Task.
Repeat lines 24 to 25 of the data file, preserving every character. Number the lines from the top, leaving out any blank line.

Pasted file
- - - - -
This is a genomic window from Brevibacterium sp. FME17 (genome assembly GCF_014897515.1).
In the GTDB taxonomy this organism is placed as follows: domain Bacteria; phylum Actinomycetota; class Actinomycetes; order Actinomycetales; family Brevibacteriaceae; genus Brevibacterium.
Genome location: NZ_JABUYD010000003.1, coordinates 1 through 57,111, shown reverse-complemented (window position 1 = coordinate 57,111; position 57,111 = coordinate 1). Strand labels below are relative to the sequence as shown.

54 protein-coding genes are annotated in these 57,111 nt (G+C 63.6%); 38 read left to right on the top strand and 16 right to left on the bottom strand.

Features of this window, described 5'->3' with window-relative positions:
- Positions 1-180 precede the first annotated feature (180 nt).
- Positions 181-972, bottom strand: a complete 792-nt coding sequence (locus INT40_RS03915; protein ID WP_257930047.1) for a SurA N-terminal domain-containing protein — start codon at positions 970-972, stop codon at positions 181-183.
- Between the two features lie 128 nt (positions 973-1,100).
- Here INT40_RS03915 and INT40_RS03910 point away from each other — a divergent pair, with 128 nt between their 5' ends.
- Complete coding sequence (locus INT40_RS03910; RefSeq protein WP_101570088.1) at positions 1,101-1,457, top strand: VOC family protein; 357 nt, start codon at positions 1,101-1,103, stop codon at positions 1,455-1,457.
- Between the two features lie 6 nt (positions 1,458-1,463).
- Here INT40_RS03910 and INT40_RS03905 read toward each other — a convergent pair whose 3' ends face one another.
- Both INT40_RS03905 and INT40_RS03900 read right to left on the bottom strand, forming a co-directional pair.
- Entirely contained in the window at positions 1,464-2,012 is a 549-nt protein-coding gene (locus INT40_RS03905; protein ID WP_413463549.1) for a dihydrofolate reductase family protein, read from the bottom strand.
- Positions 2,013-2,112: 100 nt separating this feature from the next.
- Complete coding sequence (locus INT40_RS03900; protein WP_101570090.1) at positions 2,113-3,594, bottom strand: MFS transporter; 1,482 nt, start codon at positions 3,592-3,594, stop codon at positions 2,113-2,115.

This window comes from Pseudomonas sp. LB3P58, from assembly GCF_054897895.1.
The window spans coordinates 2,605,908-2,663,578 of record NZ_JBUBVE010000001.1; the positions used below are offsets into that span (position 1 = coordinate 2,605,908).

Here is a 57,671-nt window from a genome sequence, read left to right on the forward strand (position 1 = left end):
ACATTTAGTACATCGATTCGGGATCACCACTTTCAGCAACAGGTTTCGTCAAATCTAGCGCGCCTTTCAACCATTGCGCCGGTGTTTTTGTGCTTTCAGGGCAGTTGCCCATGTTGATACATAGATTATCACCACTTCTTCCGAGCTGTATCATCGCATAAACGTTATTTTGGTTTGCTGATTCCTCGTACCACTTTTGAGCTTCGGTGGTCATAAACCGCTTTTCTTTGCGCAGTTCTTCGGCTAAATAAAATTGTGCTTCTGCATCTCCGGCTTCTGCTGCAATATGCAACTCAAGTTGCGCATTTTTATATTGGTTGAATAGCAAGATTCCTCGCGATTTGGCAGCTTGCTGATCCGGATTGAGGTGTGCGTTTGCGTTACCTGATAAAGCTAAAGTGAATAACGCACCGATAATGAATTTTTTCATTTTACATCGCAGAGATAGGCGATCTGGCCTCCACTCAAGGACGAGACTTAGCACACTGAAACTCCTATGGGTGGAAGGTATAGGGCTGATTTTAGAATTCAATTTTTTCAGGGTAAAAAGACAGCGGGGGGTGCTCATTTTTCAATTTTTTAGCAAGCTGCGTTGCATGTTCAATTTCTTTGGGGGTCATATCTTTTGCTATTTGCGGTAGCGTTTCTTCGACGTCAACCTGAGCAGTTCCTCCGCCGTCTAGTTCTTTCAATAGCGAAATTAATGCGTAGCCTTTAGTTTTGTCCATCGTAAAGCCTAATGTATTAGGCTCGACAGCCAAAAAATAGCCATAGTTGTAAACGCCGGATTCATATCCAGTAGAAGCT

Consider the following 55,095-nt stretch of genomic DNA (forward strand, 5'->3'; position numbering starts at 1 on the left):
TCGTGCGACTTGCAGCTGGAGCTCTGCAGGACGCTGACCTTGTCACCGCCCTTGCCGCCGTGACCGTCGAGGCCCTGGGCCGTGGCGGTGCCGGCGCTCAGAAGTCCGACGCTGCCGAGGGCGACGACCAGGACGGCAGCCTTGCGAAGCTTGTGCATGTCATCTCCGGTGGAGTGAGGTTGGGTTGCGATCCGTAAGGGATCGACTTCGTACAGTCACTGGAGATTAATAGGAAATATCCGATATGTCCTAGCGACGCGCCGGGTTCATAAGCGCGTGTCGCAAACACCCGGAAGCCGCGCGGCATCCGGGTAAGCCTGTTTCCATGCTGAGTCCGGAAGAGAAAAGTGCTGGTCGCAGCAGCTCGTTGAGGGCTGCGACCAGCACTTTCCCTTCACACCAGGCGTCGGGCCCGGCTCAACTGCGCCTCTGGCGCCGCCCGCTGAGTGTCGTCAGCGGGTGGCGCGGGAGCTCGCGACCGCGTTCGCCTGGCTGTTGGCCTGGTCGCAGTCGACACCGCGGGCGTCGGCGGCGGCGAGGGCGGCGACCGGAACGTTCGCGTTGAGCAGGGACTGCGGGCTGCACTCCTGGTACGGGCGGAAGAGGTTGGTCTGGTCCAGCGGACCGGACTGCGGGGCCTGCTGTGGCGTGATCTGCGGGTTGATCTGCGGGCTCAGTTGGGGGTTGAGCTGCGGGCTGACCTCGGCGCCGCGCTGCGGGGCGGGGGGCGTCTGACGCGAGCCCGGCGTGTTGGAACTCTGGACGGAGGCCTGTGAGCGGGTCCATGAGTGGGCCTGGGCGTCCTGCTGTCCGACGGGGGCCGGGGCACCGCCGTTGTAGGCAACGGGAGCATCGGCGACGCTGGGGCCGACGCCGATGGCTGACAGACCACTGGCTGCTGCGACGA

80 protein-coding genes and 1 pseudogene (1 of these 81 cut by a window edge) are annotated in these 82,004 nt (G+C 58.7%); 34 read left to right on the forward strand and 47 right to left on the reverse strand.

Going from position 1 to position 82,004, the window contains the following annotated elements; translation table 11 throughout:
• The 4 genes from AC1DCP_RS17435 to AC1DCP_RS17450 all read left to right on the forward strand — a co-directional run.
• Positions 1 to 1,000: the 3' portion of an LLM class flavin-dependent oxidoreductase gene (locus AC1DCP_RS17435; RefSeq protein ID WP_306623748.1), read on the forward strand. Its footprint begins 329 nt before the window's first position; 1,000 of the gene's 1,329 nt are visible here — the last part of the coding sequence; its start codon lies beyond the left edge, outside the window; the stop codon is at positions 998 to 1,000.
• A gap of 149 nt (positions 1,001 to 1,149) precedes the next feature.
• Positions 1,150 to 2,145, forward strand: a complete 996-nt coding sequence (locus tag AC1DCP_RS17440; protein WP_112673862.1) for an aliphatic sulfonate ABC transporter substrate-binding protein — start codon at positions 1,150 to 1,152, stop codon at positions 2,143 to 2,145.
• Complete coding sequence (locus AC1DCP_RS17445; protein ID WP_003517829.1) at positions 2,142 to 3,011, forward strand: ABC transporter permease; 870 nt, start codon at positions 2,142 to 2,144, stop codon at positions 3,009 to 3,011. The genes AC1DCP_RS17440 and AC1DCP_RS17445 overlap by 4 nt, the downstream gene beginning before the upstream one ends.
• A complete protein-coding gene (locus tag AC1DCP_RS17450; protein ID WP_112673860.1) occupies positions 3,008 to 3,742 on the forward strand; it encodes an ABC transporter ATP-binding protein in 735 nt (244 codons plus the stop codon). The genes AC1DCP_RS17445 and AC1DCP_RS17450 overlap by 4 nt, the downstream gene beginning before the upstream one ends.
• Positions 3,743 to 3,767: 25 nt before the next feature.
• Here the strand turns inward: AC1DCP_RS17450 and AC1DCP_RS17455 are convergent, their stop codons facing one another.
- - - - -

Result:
Going from position 1 to position 82,004, the window contains the following annotated elements; translation table 11 throughout:
• The 4 genes from AC1DCP_RS17435 to AC1DCP_RS17450 all read left to right on the forward strand — a co-directional run.